Monday, October 10, 2005

Institutionalised

"Marriage is an institution. But who wants to live in an institution, eh? Ho ho!"

Not my words, the words of Liverpudlian, gap-toothed, eighties TV unfunnyman Jimmy Tarbuck. Well, it might be all well and good for an ageing, golf-obsessed comedian to disparage the holy state of wedlock, but the other week one of my pals was scheduled to appear before the registrar and plight his troth.

And what a plight it was.

The day begun with a slightly overdressed crowd of wellwishers hanging around at a bus stop, waiting for the charabanc that would whisk us off to Ponteland for the social event of the season.

A little fashion tip if you are attending a wedding in the near future. Do not wear a black suit, black shirt, black tie combination unless you relish the prospect of enduring every would-be funny man in the tri-county area asking you in a ribald way if you have attended a funeral earlier in the day. Man alive, that doesn't take long to become tiresome, no sirree.

Yet, mark the sequel. As the day draws on, champagne is quaffed and the company sits down to a beef dinner, who looks foolish when they spill gravy on themselves? Is it the man in the sober black attire? Or is it Johnny Wiseacres in his light-coloured shirt and loud tie? I think you know the answer.

I won't bore you with the full details of the ceremony, the decor, the vows, what the bridesmaids wore, that type of caper. This, after all, is not OK magazine. I will confine myself to a couple of minor observations.

This was the second wedding I have attended in a matter of months where the disc jockey at the night time "do" did not officially ratify the union by playing out "Hi Ho Silver Lining" by Jeff Beck. It has always been my understanding that a marriage has no legal standing unless this particular seventies floor-filler has received an airing. Sort it out Jimmy Savilles.

The wedding evening fistfight is an ancient and glorious tradition. Surely a gathering of Irish relations, Northumbrians and Geordies, on the pop all day should throw up one or two outbreaks of fisticuffs, some say chin music, others say pagger. This new generation of binge-drinking, iPod toting, Playstation and polyphonic ringtone junkies are clearly nothing more than a bunch of lily-livered, pantywaist, cheese-paring sissies.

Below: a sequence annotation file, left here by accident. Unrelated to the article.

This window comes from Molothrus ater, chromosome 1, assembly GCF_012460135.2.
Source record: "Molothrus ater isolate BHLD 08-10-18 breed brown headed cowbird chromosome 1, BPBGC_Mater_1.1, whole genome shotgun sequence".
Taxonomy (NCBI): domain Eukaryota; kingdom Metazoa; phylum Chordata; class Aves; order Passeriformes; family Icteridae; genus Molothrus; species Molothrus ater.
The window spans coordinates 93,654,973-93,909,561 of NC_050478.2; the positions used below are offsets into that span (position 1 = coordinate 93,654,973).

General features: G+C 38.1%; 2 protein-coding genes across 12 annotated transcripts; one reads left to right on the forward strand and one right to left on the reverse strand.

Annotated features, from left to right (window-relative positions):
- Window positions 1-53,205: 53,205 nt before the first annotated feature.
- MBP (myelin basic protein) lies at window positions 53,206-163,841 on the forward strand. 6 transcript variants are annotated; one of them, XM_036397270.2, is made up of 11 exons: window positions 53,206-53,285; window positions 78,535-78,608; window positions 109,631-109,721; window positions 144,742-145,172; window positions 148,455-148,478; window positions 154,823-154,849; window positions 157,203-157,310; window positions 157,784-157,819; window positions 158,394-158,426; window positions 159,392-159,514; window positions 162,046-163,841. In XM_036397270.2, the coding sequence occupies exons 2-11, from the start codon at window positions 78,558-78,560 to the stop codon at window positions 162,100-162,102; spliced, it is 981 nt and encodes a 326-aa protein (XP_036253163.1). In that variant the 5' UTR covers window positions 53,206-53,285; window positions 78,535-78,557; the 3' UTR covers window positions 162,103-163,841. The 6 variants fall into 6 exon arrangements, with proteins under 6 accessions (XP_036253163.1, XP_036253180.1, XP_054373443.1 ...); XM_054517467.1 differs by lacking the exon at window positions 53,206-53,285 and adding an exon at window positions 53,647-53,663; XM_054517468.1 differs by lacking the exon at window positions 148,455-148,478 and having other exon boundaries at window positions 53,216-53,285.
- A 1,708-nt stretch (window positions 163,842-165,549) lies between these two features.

Finally, just because you have found a life partner and a helpmeet to spend eternity with, it doesn't mean everyone else has. Invite a bit of spare to your wedding. What is the earthly use of having a collection of tidy boilers in posh frocks, no doubt with the full kit on underneath, stockings, sussies, posh knickers, aal kinds, if they are all with their husbands or boyfriends? Eh? Eh?

Unworthy quibbling aside, a splendid, drunken time was had by all, and indeed, sundry. Lots of cold drinks, some dancefloor action (a mixture of Motown, Madchester, Studio 54 disco and Ceilidh jigging) and then ho for home in the charabancs.

Hats off to the happy couple, may their marriage be a thing of beauty and a joy forever.






If anybody wishes to point out that the quotation at the start of this entry is in fact from American humorist Henry Mencken, please don't. In my mind it will always be Tarby.

2 comments:

Arpster said...

Heard in a wedding sermon given by po-faced uberserious vicar to ultra religious congregation recently:

"The power of love is a curious thing,
Make a one man weep
Make another man sing
Change a hawk to a little white dove
More than a feeling, that’s the power of love"

What's aal that aboot then?!

Colonel Knowledge said...

They say that only love is fair, yeah, but you don't care.

However, with a little help from above, you too will feel the power of love.

Bless you my children.